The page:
Once again, it has been several months since I’ve posted anything. I’ve decided it would be beneficial to keep a development log of what I’m working on. So, here it goes. The two main things I have been working on are re-writing the reflection system and how I handle engine modules. My goal is that when writing modules to extend the engine, I’d like as little boilerplate code as possible when hooking up the DLLs.
First off, I’ve begun doing a major refactor of Shibboleth. I’ve currently replaced all of my containers in Gaff with those from EASTL. I have also begun re-writing the reflection system. Hopefully this re-write will come with better functionality and simpler implementation. I have started this work in a branch, so the original code is still about if anyone is curious to run a functional, but broken version of the engine.
As per the usual, I’ve been extremely late on posting about … anything. I also completely invalidated some of my former posts. I’ve dropped working on Contrivance (the editor). This is due to a couple factors. I hate Qt. I spent 99% of my development time fighting Qt and trying to work around it than actually implementing features. Qt’s support for dockable windows is fairly non-existent. To that end, I have been attempting to integrate Nuklear and embed the tools into the engine.
Hello again! Another update in roughly a month and a half! This time I’m talking about some of the work I’m doing with my editor, Contrivance! I’ve shifted my focus away from Shibboleth for a bit and am focusing on getting my editor up and running. I have started accruing enough data formats that it would be nice to not have to edit JSON files by hand. I am making the editor with the ever popular Qt library.
I feel like I haven’t said anything particularly useful in a while, so I’m going to go over the architectural design and flow of my work-in-progress game engine, Shibboleth. Application Layer Our journey begins at what I call the Application Layer, which is nothing more than what the executable the end-user runs actually does, which isn’t much. To start, let me explain the expected folder structure the executable assumes.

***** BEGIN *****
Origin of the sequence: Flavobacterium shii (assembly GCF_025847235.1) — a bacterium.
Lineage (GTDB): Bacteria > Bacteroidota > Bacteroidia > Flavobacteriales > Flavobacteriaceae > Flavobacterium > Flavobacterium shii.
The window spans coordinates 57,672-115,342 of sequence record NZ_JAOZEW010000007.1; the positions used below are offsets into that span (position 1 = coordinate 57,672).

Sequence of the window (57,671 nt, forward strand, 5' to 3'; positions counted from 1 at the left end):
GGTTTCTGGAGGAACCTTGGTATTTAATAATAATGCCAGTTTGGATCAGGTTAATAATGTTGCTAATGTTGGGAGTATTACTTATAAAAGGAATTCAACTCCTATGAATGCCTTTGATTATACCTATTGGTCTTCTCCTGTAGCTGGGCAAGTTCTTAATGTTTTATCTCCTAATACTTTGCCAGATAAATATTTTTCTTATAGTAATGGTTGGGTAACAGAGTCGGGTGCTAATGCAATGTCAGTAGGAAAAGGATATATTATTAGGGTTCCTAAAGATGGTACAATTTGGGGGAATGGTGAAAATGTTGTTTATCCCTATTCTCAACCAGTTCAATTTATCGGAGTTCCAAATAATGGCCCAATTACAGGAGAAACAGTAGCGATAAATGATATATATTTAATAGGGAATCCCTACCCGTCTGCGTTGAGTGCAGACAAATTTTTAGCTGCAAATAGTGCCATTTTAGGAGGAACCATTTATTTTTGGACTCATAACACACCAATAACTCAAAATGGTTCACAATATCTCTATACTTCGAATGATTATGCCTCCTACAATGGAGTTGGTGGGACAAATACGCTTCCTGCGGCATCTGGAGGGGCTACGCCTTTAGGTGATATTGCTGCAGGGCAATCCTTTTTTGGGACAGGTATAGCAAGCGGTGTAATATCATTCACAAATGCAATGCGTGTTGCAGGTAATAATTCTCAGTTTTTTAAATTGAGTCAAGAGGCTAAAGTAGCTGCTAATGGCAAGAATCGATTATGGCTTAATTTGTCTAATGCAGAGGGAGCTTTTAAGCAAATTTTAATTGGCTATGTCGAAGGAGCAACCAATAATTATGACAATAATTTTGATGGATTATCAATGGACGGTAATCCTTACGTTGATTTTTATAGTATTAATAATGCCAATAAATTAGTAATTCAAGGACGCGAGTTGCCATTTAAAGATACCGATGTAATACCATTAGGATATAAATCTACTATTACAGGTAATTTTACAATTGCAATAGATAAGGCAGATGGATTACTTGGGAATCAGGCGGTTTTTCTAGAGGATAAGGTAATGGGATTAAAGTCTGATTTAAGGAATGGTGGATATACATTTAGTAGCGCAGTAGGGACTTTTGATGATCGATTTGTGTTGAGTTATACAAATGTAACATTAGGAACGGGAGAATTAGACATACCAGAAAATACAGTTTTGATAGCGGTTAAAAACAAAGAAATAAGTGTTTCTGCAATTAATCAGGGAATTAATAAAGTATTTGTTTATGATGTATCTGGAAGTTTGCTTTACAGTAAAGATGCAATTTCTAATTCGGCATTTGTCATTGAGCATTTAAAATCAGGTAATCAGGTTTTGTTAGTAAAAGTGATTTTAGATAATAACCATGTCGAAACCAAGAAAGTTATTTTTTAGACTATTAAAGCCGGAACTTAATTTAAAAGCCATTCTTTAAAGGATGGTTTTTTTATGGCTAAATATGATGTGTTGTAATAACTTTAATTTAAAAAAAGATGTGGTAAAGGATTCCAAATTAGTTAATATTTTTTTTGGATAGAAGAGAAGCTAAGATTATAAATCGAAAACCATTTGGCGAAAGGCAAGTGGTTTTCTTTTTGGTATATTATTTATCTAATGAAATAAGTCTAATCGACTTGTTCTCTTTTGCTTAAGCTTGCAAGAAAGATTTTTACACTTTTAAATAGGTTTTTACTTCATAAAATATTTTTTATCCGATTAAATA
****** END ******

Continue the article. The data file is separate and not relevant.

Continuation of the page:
It’s been a few months without any updates from me. Fear not, I have still been working on Shibboleth. Most of my work has been updates to supporting libraries more than actual engine work though. To name a few, I added schema validation to my JSON class, restructured my job pool system, and started adding in the actual graphics pipeline to the engine. I’m having to do a bit of a refactor on my graphics multithreading.
I really missed my one post a month target by a long shot this time. Two months late! I got my update system to run in stages. So now you can specify updates stages that all run independently of each other, but in order. The updates all operate on frame data that is saved and passed to each stage. This way one stage can continue generating the next frame while the other stages are doing work.
I got a little distracted these past couple months. While hashing out my camera system, I realized that I didn’t have all the support in reflection that I needed. Mainly, I didn’t support reflecting arrays. It took a hell of a long time to get it in, but I finally have it. I also got distracted from writing this post, so it’s a month later than my usual month late posts.
Well, I had a pretty uninteresting weekend on engine progress. Effectively, I haven’t made any real progress on the engine part. I mostly spent time tracking down and fixing bugs. I fixed a very egregious error in my HashMap code when removing elements. I was trying to get smart and try not to rebuild the entire HashMap when removing an element, but it was failing in certain cases. I have resorted, for now, to do the brute force HashMap rebuild methodology.
Again, nothing interesting has been happening lately on the game engine front. I’ve spent this weekend implementing the necessary classes for doing frustum culling. For those who don’t know what that is, this will allow me to figure out which objects are actually within the camera’s frustum and only render those objects. This, however, does not take occlusion into account, so I could be looking at a wall and it will still return objects that are behind the wall.